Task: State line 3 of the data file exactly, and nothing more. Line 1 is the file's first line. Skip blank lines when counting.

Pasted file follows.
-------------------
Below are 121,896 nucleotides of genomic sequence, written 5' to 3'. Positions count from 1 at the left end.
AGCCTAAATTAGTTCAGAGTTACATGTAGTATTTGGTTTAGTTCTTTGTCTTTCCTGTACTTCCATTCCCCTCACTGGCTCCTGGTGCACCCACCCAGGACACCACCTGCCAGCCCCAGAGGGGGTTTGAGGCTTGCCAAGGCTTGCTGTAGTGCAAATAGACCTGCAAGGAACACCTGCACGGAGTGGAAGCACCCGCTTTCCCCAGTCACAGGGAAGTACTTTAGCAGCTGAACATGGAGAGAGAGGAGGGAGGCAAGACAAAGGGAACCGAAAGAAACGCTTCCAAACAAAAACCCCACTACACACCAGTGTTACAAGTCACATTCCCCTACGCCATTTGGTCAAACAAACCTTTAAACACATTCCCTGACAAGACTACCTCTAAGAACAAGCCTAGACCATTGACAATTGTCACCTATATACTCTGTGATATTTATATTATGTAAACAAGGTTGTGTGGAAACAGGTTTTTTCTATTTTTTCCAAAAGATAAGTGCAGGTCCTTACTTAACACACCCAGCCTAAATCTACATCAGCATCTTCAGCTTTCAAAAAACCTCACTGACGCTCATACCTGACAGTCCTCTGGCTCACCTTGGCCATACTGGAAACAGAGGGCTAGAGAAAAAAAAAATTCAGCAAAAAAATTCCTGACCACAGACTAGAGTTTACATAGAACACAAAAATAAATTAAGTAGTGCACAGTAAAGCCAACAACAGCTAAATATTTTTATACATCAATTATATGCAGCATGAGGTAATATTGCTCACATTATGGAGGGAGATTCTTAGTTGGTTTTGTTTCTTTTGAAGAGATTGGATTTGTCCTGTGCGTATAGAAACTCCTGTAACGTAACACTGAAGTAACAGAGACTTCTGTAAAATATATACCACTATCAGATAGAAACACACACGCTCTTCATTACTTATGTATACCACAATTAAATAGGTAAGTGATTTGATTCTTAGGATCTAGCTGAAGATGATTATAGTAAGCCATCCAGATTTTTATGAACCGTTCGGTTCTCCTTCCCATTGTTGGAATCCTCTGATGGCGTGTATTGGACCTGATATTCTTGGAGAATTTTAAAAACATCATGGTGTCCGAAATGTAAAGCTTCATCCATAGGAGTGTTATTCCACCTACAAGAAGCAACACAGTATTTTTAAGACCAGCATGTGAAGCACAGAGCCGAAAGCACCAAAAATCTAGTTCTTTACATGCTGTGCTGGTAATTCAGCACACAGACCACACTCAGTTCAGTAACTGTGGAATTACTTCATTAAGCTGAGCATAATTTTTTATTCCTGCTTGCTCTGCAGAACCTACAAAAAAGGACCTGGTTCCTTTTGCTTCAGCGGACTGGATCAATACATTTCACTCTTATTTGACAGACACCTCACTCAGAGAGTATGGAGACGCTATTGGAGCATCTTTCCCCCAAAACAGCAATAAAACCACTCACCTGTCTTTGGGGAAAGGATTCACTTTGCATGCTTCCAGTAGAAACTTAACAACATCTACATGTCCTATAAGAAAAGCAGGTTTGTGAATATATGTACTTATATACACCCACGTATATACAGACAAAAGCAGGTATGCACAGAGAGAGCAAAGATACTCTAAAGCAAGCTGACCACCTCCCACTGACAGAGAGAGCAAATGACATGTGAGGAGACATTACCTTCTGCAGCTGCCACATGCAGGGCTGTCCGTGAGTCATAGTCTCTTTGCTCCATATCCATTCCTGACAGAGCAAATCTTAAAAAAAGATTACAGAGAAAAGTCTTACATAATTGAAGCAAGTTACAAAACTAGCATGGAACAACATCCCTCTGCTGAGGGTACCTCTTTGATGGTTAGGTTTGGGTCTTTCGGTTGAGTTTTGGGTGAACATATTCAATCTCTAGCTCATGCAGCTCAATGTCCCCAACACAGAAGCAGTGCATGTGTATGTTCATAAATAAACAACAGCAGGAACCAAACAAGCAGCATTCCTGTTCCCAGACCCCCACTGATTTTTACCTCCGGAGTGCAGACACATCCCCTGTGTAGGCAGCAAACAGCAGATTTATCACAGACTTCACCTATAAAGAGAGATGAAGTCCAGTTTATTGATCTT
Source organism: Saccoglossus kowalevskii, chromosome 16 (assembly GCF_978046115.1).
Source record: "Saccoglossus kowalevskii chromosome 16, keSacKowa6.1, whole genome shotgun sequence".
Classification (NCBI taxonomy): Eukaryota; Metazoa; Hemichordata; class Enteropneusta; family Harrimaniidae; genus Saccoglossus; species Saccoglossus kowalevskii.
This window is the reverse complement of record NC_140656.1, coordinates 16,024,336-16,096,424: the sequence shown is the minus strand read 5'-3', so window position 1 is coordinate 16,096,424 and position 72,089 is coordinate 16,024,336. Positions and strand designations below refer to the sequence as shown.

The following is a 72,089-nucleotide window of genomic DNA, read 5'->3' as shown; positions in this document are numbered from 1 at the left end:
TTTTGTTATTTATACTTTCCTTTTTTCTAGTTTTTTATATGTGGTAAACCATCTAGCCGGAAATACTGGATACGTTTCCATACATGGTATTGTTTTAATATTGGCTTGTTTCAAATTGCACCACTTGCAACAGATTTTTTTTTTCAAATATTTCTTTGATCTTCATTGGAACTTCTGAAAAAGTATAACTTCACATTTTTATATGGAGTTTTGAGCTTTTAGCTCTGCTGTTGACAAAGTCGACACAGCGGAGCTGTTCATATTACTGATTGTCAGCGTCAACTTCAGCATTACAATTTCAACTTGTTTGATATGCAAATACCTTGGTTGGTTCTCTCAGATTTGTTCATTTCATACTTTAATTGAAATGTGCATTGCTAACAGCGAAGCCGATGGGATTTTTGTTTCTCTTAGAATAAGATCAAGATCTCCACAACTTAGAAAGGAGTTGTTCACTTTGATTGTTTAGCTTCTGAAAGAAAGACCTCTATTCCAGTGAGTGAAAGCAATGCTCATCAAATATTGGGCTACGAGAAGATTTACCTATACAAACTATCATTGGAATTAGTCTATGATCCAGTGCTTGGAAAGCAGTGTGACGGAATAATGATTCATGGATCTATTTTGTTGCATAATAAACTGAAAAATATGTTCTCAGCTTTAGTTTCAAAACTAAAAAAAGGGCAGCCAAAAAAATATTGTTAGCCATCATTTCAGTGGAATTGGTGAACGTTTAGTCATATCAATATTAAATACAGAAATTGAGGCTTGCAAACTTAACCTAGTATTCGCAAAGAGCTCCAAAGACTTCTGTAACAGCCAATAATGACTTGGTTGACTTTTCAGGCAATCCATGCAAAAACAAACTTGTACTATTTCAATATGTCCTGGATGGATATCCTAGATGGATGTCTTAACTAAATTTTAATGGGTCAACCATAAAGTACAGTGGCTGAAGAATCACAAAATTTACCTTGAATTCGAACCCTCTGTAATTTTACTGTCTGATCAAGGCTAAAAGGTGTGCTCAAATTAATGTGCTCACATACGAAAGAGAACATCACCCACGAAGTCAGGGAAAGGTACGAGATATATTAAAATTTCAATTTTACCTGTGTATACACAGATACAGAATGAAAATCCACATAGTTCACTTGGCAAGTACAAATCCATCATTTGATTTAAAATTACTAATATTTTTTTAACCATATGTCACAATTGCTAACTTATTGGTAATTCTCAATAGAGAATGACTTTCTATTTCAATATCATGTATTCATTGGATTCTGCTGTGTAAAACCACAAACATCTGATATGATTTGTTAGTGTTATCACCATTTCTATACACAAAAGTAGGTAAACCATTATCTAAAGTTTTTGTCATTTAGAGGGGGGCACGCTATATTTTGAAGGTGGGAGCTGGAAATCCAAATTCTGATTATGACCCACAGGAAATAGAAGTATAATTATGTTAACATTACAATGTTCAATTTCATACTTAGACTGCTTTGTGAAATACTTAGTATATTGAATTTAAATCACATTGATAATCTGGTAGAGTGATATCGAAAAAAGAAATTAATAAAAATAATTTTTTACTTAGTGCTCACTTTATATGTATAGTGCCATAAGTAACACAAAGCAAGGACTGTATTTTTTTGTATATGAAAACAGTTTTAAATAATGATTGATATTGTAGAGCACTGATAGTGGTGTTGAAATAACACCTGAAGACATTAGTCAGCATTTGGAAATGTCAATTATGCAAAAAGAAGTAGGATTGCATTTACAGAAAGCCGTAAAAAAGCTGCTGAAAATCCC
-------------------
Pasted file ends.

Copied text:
Source organism: Saccoglossus kowalevskii, chromosome 16 (assembly GCF_978046115.1).